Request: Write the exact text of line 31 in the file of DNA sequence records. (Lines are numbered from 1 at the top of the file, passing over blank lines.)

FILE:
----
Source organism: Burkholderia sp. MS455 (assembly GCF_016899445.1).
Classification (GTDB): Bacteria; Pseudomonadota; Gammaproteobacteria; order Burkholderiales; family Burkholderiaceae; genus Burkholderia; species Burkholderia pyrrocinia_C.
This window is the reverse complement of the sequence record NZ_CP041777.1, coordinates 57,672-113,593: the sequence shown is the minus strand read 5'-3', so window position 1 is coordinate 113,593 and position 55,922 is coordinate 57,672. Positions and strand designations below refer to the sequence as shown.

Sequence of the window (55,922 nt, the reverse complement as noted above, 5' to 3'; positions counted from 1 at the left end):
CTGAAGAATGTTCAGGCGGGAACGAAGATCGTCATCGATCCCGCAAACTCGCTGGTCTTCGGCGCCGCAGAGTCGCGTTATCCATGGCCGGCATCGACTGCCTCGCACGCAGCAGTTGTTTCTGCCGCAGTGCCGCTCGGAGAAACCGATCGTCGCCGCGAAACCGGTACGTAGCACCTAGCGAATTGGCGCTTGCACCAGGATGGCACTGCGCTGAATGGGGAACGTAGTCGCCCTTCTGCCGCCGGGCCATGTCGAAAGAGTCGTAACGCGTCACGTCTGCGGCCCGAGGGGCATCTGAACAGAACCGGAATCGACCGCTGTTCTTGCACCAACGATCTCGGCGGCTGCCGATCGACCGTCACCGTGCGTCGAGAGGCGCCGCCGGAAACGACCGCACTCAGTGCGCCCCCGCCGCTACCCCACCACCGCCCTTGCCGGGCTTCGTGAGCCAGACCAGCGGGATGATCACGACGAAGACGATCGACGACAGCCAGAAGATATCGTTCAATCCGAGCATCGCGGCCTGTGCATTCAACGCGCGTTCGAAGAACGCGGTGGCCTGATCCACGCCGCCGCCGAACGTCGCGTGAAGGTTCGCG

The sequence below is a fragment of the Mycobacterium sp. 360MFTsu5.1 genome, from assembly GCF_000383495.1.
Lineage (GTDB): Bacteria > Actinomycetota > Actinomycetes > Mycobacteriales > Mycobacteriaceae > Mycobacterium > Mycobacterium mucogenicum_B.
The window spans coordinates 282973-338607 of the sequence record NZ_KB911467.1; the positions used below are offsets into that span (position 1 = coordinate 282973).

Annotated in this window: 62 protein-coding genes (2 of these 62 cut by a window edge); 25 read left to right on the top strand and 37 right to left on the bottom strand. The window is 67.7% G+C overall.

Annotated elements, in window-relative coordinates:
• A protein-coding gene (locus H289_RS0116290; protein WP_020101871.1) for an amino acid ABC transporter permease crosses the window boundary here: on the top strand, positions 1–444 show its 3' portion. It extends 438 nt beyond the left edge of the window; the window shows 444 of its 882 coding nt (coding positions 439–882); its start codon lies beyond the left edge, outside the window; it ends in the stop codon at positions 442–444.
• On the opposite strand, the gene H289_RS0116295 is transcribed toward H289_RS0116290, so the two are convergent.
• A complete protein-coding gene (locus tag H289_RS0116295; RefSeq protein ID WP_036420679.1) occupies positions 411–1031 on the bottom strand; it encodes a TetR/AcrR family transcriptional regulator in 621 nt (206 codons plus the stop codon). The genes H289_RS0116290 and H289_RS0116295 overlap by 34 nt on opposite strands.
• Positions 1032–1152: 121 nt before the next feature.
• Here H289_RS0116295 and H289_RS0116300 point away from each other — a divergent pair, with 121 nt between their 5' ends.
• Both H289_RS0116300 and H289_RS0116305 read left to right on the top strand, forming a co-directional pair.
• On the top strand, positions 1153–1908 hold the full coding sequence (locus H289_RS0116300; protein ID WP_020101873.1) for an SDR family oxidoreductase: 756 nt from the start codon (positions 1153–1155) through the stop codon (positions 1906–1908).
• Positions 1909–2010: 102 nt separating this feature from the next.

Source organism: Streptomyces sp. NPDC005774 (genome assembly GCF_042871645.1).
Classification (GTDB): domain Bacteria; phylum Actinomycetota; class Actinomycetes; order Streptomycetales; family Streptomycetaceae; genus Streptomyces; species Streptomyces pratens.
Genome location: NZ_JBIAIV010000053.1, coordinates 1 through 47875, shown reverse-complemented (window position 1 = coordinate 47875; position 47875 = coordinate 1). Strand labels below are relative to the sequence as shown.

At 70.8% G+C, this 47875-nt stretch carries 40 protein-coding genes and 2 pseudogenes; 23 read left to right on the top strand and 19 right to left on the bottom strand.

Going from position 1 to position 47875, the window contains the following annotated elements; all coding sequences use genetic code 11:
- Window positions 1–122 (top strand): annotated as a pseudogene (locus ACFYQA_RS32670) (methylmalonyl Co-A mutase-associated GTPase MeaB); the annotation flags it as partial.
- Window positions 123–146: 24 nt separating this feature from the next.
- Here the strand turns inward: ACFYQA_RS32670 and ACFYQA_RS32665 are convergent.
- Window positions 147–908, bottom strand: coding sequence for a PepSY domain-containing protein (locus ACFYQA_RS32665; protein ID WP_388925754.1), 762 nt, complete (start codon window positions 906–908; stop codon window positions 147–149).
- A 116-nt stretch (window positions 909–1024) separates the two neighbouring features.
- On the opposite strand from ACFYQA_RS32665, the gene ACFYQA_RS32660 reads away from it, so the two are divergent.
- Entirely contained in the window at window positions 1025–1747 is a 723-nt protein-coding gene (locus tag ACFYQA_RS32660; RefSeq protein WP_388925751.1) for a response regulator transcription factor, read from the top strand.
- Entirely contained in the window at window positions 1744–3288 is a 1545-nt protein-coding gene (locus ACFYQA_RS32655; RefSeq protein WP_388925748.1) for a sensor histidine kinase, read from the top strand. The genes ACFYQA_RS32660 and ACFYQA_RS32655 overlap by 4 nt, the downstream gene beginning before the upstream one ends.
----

- Entirely contained in the window at window positions 1744–3288 is a 1545-nt protein-coding gene (locus ACFYQA_RS32655; RefSeq protein WP_388925748.1) for a sensor histidine kinase, read from the top strand. The genes ACFYQA_RS32660 and ACFYQA_RS32655 overlap by 4 nt, the downstream gene beginning before the upstream one ends.